Sep 262012

THE US military has designated Julian Assange and WikiLeaks as enemies of the  United States – the same legal category as the al-Qaeda terrorist network and  the Taliban insurgency.

Declassified US Air Force counter-intelligence documents, released under US  freedom-of-information laws, reveal that military personnel who contact  WikiLeaks or WikiLeaks supporters may be at risk of being charged with  “communicating with the enemy”, a military crime that carries a maximum sentence  of death.

Julian Assange ... "enemy of the state".Julian Assange … “enemy of the state”. Photo: AFP

The documents, some originally classified “Secret/NoForn” – not releasable to  non-US nationals – record a probe by the air force’s Office of Special  Investigations into a cyber systems analyst based in Britain who allegedly  expressed support for WikiLeaks and attended pro-Assange demonstrations in  London.

The counter-intelligence investigation focused on whether the analyst, who  had a top-secret security clearance and access to the US military’s Secret  Internet Protocol Router network, had disclosed classified or sensitive  information to WikiLeaks supporters, described as an “anti-US and/or  anti-military group”.

The suspected offence was “communicating with the enemy, 104-D”, an article  in the US Uniform Code of Military Justice that prohibits military personnel  from “communicating, corresponding or holding intercourse with the enemy”.

The analyst’s access to classified information was suspended.  However, the  investigators closed the case without laying charges. The analyst denied leaking  information.

Mr Assange remains holed up in Ecuador’s embassy in London. He was granted  diplomatic asylum on the grounds that if extradited to Sweden to be questioned  about sexual assault allegations, he would be at risk of extradition to the US  to face espionage or conspiracy charges arising from the leaking of hundreds of  thousands of secret US military and diplomatic reports.

US Vice-President Joe Biden labelled Mr Assange a “high-tech terrorist” in  December 2010 and US congressional leaders have called for him to be charged  with espionage.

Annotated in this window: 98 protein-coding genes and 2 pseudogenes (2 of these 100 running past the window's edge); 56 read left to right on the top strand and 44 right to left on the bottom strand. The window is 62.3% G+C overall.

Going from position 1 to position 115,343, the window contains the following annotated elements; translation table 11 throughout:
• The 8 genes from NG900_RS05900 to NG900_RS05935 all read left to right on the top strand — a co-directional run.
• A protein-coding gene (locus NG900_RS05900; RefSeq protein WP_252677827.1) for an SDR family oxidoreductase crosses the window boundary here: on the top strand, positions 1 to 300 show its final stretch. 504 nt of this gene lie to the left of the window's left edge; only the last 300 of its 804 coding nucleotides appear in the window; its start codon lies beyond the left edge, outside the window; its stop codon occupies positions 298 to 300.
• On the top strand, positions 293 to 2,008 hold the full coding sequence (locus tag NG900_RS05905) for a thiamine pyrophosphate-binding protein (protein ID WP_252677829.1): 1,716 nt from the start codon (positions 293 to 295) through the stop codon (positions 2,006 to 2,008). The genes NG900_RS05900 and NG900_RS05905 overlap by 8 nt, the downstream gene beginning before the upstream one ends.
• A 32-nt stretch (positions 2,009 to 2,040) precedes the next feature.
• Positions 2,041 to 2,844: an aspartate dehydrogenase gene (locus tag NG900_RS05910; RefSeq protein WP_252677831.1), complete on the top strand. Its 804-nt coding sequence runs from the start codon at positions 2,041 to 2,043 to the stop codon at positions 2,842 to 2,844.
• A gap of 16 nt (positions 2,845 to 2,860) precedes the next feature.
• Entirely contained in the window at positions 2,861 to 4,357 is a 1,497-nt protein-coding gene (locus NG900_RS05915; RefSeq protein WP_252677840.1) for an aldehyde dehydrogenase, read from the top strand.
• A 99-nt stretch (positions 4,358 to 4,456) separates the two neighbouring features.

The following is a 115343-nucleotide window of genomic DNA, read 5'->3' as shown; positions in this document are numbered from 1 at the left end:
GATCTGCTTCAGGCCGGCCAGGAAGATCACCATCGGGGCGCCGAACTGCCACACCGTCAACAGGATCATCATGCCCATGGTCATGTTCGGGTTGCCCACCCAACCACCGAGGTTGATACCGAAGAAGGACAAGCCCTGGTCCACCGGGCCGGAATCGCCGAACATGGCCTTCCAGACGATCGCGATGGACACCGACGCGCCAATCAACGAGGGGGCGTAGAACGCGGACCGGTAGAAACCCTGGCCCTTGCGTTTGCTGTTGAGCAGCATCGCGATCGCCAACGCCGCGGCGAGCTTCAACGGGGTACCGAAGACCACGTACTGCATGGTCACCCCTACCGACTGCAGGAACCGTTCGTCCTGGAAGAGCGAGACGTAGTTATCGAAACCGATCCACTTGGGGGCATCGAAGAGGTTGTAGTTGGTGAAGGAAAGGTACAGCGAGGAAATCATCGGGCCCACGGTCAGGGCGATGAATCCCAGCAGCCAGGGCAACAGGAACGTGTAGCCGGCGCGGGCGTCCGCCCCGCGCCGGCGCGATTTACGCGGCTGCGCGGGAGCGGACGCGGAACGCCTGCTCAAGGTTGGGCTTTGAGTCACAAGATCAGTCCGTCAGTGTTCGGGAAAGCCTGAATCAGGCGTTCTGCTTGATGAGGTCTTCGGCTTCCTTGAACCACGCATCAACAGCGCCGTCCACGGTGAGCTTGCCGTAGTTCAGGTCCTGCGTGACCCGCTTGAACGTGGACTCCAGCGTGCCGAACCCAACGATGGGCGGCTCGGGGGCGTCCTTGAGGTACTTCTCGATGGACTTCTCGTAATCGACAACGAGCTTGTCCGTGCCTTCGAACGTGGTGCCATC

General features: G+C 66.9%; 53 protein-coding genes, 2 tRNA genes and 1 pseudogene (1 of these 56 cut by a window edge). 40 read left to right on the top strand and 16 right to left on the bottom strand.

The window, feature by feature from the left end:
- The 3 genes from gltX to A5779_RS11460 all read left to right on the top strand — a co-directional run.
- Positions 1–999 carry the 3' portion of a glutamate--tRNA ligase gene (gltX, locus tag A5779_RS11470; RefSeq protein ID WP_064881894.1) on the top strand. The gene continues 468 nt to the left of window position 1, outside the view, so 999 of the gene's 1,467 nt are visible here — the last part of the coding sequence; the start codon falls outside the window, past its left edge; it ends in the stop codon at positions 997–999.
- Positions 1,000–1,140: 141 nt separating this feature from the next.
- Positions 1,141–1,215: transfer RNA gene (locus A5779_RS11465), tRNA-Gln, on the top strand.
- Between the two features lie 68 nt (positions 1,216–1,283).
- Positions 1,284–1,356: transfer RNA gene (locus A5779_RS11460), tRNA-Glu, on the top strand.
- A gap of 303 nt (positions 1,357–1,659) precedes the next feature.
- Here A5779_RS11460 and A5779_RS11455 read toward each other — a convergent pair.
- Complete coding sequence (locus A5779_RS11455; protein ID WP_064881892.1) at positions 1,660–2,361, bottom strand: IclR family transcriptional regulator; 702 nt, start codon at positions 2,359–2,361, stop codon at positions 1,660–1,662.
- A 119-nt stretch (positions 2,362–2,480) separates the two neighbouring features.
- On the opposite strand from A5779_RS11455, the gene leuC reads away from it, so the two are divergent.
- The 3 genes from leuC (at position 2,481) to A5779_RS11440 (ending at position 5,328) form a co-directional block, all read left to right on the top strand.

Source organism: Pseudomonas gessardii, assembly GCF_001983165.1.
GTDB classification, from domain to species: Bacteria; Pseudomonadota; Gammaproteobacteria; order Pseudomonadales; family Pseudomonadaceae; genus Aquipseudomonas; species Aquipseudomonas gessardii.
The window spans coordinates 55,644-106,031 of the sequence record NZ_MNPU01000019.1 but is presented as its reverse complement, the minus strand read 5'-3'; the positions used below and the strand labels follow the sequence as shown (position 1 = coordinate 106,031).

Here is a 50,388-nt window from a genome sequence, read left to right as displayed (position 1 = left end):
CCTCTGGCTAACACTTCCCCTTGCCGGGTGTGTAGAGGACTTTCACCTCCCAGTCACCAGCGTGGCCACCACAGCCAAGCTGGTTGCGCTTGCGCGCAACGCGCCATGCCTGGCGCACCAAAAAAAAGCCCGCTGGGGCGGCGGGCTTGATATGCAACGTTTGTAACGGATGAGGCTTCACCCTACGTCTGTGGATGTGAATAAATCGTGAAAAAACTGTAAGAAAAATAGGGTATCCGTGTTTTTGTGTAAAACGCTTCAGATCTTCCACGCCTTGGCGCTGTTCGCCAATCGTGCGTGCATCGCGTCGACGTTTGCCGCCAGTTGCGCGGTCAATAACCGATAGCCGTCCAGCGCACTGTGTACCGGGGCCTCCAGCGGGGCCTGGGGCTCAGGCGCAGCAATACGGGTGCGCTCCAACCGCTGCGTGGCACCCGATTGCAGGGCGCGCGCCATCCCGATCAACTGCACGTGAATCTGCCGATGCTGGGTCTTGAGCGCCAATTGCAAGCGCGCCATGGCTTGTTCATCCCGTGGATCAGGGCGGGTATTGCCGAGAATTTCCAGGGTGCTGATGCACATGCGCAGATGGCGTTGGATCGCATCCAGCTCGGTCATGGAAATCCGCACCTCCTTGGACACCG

Sarah Palin and Mike Huckabee – both once involved in presidential campaigns  – have both urged that Mr Assange be “hunted down”.

Mr Assange’s US attorney, Michael Ratner, said the designation of WikiLeaks  as an “enemy” had serious implications for the WikiLeaks publisher if he were to  be extradited to the US, including possible military detention.

US Army private Bradley Manning faces a court martial charged with aiding the  enemy –  identified as al-Qaeda – by transmitting information that, published by  WikiLeaks, became available to the enemy.

Mr Ratner said that under US law it would most likely have been considered  criminal for the US Air Force analyst to communicate classified material to  journalists and publishers, but those journalists and publishers would not have  been considered the enemy or prosecuted.

“However, in the FOI documents there is no allegation of any actual  communication for publication that would aid an enemy of the United States such  as al-Qaeda, nor are there allegations that WikiLeaks published such  information,” he said.

“Almost the entire set of documents is concerned with the analyst’s  communications with people close to and supporters of Julian Assange and  WikiLeaks, with the worry that she would disclose classified documents to Julian  Assange and WikiLeaks.

“It appears that Julian Assange and WikiLeaks are the ‘enemy’. An enemy is  dealt with under the laws of war, which could include killing, capturing,  detaining without trial, etc.”

The Australian government has repeatedly denied knowledge of any US intention  to charge Mr Assange or seek his extradition.

However, Australian diplomatic cables released to Fairfax Media under  freedom-of-information  laws over the past 18 months have confirmed the  continuation of an “unprecedented” US Justice Department espionage investigation  targeting Mr Assange and WikiLeaks.

The Australian diplomatic reports canvassed the possibility that the US may  eventually seek Mr Assange’s extradition on conspiracy or  information-theft-related offences to avoid extradition problems arising from  the nature of espionage as a political offence and the free-speech protections  in the US constitution.

Mr Assange is scheduled this morning to speak by video link to a meeting on  his asylum case on the margins of the United Nations General Assembly in New  York. The meeting will be attended by Ecuadorean Foreign Minister Ricardo  Patino.

In a separate FOI decision yesterday, the Department of Foreign Affairs  confirmed that the release of Australian diplomatic cables about WikiLeaks and  Mr Assange had been the subject of extensive consultation with the US.

Poll: Do you agree with the US designation of Julian  Assange as an “enemy of state”?

Yes          10%

No           87%

Don’t know  3%

Total votes: 12288.

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